For most Canadians, owning a home is a lifelong ambition. Unfortunately, opportunistic companies have emerged as a relatively new and dangerous threat to homeowners who have fallen behind on their mortgage payments and may be facing foreclosure. Real-estate scams have become commonplace for desperate homeowners, and the COVID-19 pandemic may exacerbate the situation.

Most banks allow mortgage payments to be deferred or skipped for up to six months. During this time, however, the accrued interest will be added to the principal amount owed, increasing the total cost of borrowing.

Foreclosure fraud is a little more complex than title fraud but just as harmful. This kind of fraud happens when homeowners who are unable to make mortgage payments are tricked by fraudsters into transferring their titles in exchange for a loan. Usually, these loans have unrealistically attractive terms to entice desperate people. Unfortunately, the perpetrators commonly end up withholding payments once the title is signed over, and can then resell or remortgage the property with impunity. As we get closer to the end of mortgage deferral or grace periods, it’s conceivable that businesses and individuals who are still in financial difficulty may fall prey to these too-good-to-be-true scams.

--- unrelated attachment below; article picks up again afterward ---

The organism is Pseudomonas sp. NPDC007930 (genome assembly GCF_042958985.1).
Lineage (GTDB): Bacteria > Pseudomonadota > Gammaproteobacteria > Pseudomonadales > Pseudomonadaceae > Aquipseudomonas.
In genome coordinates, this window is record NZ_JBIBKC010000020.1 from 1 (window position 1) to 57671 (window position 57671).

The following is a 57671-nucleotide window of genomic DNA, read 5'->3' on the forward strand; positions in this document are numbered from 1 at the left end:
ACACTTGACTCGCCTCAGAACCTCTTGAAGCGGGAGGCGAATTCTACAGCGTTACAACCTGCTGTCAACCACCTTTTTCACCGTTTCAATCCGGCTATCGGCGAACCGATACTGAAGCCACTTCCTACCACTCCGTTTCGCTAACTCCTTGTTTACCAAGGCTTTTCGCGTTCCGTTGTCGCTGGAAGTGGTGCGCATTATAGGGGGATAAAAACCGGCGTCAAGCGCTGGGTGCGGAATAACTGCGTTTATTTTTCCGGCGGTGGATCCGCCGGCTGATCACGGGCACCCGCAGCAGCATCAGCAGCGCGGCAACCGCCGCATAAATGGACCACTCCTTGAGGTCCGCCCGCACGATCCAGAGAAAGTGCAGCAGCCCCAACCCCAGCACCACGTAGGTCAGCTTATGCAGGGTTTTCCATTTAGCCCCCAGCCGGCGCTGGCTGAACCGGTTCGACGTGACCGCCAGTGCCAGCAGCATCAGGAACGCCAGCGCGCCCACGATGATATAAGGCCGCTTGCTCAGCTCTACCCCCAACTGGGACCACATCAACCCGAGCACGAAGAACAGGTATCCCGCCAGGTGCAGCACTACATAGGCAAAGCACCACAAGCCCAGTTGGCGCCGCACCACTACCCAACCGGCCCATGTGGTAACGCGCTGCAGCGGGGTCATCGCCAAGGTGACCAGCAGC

According to the Financial Consumer Agency of Canada, “Foreclosure fraud usually happens when you are having problems making your mortgage payments. You may be tricked into transferring your property title to somebody to get a loan that will help you make your payments. Their goal is to persuade the victim to sign a first, second, or even third mortgage, as well as a builders' legal hypothec (which ensures that the property owner cannot sell without paying debts to builders and renovators) or lien, allowing the fraudster's name to appear on the title. After then, all the fraudster has to do to foreclose on the mortgage is cause a loan default under the guise of the victim's failure to comply with some ambiguous phrase. If the victim is unable to repay the lender, they will be forced to sell the property.

From a real estate statistic perspective

According to the Canadian Anti-Fraud Centre, there were 40,612 victims of fraud in Canada, with $106.4 million lost. Almost 3 out of 4 Canadians were targeted in scams or attacks, based on research conducted by Chartered Professional Accountants of Canada. Extortion, Identity, and Personal Information fraud were the top three types of fraud reported in 2020. These are troubling statistics in light of the potential uptick in financially vulnerable Canadians we may see soon.

How can we protect ourselves?

  • keep your mortgage information in a safe place and shred old documents rather than throwing them in the trash

  • contact your mortgage lender first if you are having difficulty making your mortgage payments

  • consult your lawyer before giving another person a right to deal with your home or other assets

  • research any company or individual who offers you a loan

  • do a land title search with your provincial or territorial land registry office, which will show the name of the property owner and any mortgages or liens registered on the title


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